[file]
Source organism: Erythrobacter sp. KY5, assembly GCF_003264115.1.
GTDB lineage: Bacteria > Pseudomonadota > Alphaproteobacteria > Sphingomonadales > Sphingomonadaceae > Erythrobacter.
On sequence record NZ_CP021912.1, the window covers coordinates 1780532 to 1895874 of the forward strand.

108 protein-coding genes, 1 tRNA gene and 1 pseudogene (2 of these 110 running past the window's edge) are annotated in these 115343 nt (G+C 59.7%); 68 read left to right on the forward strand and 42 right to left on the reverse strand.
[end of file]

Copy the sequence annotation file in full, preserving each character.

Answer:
Source organism: Erythrobacter sp. KY5, assembly GCF_003264115.1.
GTDB lineage: Bacteria > Pseudomonadota > Alphaproteobacteria > Sphingomonadales > Sphingomonadaceae > Erythrobacter.
On sequence record NZ_CP021912.1, the window covers coordinates 1780532 to 1895874 of the forward strand.

108 protein-coding genes, 1 tRNA gene and 1 pseudogene (2 of these 110 running past the window's edge) are annotated in these 115343 nt (G+C 59.7%); 68 read left to right on the forward strand and 42 right to left on the reverse strand.